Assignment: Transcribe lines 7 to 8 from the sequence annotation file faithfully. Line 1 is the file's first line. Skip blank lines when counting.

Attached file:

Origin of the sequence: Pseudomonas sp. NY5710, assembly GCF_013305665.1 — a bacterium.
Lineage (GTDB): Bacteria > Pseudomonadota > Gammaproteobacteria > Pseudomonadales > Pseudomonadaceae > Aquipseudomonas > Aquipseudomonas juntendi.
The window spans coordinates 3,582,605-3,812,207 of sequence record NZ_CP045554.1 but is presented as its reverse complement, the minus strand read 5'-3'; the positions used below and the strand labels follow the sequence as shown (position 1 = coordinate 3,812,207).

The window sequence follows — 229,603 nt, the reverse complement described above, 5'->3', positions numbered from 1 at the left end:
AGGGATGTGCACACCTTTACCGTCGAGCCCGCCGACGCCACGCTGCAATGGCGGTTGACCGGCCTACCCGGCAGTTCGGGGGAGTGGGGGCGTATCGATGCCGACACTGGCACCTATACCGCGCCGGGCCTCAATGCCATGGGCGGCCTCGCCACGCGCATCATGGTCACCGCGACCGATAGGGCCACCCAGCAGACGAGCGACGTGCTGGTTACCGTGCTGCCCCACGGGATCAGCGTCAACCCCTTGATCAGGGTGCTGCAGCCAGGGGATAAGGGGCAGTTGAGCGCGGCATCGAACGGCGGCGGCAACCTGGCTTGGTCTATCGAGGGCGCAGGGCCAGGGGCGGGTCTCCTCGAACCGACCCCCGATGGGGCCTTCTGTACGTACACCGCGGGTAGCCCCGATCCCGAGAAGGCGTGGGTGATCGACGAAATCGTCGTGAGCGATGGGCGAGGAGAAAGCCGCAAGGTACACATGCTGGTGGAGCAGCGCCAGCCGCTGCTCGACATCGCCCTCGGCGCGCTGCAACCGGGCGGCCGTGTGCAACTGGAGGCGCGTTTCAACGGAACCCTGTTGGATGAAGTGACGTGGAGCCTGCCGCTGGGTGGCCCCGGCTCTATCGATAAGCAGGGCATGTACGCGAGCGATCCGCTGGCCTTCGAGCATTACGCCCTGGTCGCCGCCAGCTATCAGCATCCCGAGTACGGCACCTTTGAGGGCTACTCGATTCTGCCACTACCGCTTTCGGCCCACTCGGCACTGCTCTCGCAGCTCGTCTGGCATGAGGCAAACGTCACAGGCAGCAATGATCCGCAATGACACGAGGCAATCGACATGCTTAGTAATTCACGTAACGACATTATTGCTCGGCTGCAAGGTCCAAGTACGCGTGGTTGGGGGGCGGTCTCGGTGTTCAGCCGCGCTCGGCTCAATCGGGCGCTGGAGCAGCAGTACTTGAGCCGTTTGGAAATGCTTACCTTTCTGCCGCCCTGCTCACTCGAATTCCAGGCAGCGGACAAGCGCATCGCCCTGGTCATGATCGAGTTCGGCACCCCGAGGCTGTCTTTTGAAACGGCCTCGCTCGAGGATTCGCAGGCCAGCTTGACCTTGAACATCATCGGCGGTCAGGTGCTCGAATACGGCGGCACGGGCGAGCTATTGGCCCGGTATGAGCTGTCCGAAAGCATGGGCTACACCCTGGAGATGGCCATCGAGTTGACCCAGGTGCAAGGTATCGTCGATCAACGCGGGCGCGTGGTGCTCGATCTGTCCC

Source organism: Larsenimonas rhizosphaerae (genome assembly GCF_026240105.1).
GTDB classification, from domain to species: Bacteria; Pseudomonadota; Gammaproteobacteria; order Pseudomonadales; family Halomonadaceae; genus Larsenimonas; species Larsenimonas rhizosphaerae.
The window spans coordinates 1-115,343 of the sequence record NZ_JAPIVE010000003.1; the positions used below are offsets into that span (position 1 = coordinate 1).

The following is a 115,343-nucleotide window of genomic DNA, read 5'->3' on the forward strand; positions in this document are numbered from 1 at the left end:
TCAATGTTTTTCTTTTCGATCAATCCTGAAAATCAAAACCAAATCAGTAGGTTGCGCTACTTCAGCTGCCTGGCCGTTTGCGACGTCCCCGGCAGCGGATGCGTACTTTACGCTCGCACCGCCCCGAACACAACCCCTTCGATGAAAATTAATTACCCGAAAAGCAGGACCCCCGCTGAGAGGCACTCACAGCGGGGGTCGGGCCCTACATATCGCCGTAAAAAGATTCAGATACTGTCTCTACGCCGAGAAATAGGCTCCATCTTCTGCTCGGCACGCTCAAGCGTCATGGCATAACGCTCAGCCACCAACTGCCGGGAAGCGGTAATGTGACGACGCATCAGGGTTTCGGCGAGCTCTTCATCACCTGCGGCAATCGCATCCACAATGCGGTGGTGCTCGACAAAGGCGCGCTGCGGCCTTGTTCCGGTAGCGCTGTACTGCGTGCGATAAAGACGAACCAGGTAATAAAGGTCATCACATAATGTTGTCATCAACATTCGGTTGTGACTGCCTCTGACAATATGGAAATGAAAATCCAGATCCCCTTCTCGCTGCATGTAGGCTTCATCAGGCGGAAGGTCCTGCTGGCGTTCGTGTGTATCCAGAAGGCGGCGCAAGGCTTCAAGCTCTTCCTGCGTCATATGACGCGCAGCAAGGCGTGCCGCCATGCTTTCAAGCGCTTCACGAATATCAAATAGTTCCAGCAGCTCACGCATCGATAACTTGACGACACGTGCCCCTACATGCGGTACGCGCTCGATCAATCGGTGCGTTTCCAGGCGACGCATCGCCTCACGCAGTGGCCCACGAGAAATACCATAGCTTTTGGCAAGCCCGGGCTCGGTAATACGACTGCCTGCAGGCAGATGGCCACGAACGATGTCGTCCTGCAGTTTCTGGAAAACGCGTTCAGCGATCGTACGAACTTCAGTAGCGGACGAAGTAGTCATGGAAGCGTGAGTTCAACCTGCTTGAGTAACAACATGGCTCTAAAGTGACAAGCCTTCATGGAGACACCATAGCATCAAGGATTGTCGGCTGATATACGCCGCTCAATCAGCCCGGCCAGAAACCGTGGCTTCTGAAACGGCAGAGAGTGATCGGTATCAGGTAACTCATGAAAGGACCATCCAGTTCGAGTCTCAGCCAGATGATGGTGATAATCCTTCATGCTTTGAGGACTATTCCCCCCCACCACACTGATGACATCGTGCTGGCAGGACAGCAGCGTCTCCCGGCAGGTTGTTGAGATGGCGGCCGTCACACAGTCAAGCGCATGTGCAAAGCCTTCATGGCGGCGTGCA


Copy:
GTDB classification, from domain to species: Bacteria; Pseudomonadota; Gammaproteobacteria; order Pseudomonadales; family Halomonadaceae; genus Larsenimonas; species Larsenimonas rhizosphaerae.
The window spans coordinates 1-115,343 of the sequence record NZ_JAPIVE010000003.1; the positions used below are offsets into that span (position 1 = coordinate 1).